Country mouse sweeps up the fallen leaves

We are a nation currently afflicted by abscission. It happens every year and, for some, it causes OCD tendencies. The cure is a spring rake. The rake has one great calling: sweeping up autumn leaves. The last few days have been filled with its scritch, scratch tune as piles of leaves are loaded into wheelbarrows and taken to the bonfire.

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Last week’s great storm, which caused devastation to parts of the east coast, brought the majority fluttering down and launched the annual and, for some, obsessive clearing-up. Leaves, containing valuable nutrients, are expensive to run and so deciduous trees re-absorb the most valuable bits, such as chlorophyll and nitrogen, before winter sets in. By this process-abscission-the tree avoids the risk of winter damaging its precious cargo.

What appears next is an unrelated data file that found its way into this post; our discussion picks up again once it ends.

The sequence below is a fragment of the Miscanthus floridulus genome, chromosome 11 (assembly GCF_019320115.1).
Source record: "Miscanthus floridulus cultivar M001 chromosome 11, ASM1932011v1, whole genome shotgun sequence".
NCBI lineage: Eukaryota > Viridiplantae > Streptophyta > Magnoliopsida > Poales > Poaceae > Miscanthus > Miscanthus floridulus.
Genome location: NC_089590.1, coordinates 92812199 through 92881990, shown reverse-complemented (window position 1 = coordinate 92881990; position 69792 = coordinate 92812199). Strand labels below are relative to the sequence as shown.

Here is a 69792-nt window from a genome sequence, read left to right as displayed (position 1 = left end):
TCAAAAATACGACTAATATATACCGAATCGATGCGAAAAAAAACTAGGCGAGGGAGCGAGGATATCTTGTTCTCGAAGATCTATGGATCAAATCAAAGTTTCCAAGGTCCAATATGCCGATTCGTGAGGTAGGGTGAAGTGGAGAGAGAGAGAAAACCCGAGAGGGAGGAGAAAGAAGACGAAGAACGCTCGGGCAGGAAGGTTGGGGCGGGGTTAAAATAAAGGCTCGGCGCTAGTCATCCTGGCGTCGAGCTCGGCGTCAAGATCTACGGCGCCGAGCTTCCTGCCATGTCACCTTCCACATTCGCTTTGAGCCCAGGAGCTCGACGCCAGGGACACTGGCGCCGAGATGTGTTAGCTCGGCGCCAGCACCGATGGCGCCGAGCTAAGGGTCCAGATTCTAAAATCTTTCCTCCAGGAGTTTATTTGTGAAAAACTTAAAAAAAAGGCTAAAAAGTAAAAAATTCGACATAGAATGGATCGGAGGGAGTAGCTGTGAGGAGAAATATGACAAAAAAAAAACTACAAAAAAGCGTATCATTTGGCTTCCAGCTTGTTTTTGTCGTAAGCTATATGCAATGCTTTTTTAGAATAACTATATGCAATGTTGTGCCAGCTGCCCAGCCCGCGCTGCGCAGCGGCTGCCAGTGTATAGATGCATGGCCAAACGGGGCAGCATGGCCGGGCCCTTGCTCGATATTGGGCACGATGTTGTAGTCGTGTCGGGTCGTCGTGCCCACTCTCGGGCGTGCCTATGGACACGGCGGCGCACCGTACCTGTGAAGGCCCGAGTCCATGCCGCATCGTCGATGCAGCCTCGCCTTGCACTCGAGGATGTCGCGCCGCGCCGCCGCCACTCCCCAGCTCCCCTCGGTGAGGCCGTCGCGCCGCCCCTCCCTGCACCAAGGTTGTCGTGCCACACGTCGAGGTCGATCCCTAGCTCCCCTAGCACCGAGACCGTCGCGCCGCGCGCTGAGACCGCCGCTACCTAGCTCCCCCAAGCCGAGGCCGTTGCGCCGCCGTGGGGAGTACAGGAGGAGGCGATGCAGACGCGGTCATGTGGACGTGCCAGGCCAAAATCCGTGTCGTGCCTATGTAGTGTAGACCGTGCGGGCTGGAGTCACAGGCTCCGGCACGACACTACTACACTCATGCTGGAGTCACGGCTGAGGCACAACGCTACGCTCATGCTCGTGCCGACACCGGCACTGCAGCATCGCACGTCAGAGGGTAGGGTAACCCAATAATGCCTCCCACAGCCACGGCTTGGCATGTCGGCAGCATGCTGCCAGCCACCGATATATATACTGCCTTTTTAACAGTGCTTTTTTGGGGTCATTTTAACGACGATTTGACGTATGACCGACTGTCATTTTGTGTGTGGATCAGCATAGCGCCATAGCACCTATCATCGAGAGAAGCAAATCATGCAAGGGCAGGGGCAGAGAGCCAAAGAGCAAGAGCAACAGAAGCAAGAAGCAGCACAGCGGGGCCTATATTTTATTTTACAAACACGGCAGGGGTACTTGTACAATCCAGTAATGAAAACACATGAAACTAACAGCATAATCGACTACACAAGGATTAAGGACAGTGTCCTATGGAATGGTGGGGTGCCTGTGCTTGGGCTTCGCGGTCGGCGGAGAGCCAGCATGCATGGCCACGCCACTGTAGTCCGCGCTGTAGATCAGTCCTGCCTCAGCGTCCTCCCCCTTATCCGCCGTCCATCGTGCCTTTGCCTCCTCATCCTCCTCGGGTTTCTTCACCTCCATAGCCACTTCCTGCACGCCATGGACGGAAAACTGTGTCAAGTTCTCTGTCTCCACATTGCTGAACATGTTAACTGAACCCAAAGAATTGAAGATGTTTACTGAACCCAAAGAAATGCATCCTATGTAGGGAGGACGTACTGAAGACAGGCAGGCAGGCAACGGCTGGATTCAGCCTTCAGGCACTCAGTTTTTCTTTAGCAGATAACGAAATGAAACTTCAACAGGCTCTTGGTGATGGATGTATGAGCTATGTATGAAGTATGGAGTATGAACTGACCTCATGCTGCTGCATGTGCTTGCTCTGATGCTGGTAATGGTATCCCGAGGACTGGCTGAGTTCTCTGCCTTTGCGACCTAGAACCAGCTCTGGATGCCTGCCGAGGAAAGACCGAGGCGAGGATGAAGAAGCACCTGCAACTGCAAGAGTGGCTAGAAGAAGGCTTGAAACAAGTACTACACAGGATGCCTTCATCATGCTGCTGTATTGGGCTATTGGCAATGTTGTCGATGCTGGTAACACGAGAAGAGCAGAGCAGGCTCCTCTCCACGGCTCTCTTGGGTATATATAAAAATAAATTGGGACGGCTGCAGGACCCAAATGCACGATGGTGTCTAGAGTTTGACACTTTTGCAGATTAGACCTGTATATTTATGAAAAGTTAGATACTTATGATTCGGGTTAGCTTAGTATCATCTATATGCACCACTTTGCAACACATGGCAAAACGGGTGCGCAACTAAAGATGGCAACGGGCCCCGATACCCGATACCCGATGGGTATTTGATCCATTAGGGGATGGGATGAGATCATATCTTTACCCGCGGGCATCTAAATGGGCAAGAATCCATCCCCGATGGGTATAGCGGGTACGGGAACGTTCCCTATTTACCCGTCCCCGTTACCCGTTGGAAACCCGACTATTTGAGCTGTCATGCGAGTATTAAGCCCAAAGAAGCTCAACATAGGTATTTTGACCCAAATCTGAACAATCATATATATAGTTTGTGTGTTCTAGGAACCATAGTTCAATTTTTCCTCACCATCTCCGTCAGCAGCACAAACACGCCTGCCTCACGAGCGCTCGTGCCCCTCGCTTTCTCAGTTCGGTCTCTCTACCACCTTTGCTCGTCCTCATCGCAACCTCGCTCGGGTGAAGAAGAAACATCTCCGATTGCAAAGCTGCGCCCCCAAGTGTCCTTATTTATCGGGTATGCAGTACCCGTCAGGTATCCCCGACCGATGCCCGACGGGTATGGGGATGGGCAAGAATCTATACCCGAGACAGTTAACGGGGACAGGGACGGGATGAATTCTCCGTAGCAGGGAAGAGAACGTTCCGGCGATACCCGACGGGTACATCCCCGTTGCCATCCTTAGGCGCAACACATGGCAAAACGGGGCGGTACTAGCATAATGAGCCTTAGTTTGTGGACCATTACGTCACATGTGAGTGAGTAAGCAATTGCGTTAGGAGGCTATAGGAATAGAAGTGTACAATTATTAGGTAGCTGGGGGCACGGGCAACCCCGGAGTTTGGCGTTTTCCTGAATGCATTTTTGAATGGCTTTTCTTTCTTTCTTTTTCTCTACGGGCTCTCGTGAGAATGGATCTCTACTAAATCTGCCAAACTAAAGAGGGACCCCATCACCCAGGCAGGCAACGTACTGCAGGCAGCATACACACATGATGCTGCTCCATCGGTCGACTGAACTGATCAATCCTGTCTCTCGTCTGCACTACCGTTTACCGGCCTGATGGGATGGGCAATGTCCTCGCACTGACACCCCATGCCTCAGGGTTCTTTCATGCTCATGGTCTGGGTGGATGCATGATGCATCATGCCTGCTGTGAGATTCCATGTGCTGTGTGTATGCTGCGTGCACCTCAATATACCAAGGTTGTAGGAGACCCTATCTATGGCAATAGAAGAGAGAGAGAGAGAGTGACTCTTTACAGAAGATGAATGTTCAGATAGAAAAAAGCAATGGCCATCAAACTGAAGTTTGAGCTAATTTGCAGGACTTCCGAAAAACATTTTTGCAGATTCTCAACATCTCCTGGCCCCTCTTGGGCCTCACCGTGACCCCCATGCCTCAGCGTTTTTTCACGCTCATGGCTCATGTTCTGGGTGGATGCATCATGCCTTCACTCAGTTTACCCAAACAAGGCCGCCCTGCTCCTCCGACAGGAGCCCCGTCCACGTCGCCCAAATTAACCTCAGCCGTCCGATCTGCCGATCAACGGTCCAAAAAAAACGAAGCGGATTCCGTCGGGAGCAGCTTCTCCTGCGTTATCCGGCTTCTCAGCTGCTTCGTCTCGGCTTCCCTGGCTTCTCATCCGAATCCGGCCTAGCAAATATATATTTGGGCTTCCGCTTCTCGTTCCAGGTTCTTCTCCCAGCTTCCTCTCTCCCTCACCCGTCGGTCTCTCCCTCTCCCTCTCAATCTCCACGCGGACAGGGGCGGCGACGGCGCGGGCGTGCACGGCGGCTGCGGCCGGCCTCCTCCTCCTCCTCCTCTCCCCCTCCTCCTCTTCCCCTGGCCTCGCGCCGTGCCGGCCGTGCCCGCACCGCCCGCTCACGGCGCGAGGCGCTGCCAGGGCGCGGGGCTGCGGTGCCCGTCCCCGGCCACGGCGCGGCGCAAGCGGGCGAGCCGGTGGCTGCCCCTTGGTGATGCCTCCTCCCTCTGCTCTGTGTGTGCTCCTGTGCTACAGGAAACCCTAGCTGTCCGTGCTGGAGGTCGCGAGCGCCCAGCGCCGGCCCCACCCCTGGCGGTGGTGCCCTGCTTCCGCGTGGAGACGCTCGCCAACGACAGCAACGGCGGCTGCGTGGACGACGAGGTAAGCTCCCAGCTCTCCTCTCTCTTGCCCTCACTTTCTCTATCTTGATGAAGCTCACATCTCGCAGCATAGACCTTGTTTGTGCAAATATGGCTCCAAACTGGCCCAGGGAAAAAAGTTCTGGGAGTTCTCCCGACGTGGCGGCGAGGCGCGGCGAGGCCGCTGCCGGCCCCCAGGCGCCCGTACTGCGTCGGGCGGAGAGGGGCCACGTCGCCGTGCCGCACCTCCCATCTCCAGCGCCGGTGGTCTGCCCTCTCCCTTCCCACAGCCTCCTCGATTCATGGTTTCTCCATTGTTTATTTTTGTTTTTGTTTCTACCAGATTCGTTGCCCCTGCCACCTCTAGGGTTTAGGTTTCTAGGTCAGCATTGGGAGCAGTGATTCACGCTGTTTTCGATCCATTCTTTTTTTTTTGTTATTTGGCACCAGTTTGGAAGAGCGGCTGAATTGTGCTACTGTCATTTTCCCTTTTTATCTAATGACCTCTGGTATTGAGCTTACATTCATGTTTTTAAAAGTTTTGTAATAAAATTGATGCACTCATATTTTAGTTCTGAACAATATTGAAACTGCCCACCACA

That’s why leaves change colour-the green of the chlorophyll masks the underlying tints that are only seen in autumn. The process of shedding leaves is miraculous-fallen branches, you notice, don’t lose them, but a living tree sends out a message in the form of an enzyme to start breaking down the cellulose wall that attaches the leaf to its host. As you wait for the last leaf to fall and bring a halt to autumn’s great clear-up, it’s worth remembering that, without the fall, there would be no trees at all.

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